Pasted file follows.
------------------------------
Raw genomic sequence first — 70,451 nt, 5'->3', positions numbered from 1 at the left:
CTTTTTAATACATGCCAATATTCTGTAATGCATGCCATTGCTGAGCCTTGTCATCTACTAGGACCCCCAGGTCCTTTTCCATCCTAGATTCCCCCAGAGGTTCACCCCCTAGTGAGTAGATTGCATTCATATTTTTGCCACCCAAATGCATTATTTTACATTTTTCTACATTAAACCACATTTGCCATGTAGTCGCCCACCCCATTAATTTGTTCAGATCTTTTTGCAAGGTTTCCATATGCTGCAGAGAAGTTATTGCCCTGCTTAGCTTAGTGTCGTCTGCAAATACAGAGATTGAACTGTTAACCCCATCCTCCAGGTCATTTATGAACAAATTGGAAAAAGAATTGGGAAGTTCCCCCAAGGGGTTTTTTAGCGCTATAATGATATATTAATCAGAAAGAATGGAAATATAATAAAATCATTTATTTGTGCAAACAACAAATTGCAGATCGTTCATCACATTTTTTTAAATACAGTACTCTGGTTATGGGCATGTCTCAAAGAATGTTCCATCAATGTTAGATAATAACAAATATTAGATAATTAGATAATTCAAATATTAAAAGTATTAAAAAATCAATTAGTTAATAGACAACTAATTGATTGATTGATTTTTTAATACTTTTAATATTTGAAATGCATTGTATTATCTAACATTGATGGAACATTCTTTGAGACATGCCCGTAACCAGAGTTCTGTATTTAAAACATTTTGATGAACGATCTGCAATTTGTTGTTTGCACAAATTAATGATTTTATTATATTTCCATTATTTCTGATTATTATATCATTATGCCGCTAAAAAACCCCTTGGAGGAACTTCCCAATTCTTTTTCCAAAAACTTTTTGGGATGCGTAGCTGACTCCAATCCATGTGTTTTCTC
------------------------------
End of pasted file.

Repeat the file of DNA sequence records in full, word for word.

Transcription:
Raw genomic sequence first — 70,451 nt, 5'->3', positions numbered from 1 at the left:
CTTTTTAATACATGCCAATATTCTGTAATGCATGCCATTGCTGAGCCTTGTCATCTACTAGGACCCCCAGGTCCTTTTCCATCCTAGATTCCCCCAGAGGTTCACCCCCTAGTGAGTAGATTGCATTCATATTTTTGCCACCCAAATGCATTATTTTACATTTTTCTACATTAAACCACATTTGCCATGTAGTCGCCCACCCCATTAATTTGTTCAGATCTTTTTGCAAGGTTTCCATATGCTGCAGAGAAGTTATTGCCCTGCTTAGCTTAGTGTCGTCTGCAAATACAGAGATTGAACTGTTAACCCCATCCTCCAGGTCATTTATGAACAAATTGGAAAAAGAATTGGGAAGTTCCCCCAAGGGGTTTTTTAGCGCTATAATGATATATTAATCAGAAAGAATGGAAATATAATAAAATCATTTATTTGTGCAAACAACAAATTGCAGATCGTTCATCACATTTTTTTAAATACAGTACTCTGGTTATGGGCATGTCTCAAAGAATGTTCCATCAATGTTAGATAATAACAAATATTAGATAATTAGATAATTCAAATATTAAAAGTATTAAAAAATCAATTAGTTAATAGACAACTAATTGATTGATTGATTTTTTAATACTTTTAATATTTGAAATGCATTGTATTATCTAACATTGATGGAACATTCTTTGAGACATGCCCGTAACCAGAGTTCTGTATTTAAAACATTTTGATGAACGATCTGCAATTTGTTGTTTGCACAAATTAATGATTTTATTATATTTCCATTATTTCTGATTATTATATCATTATGCCGCTAAAAAACCCCTTGGAGGAACTTCCCAATTCTTTTTCCAAAAACTTTTTGGGATGCGTAGCTGACTCCAATCCATGTGTTTTCTC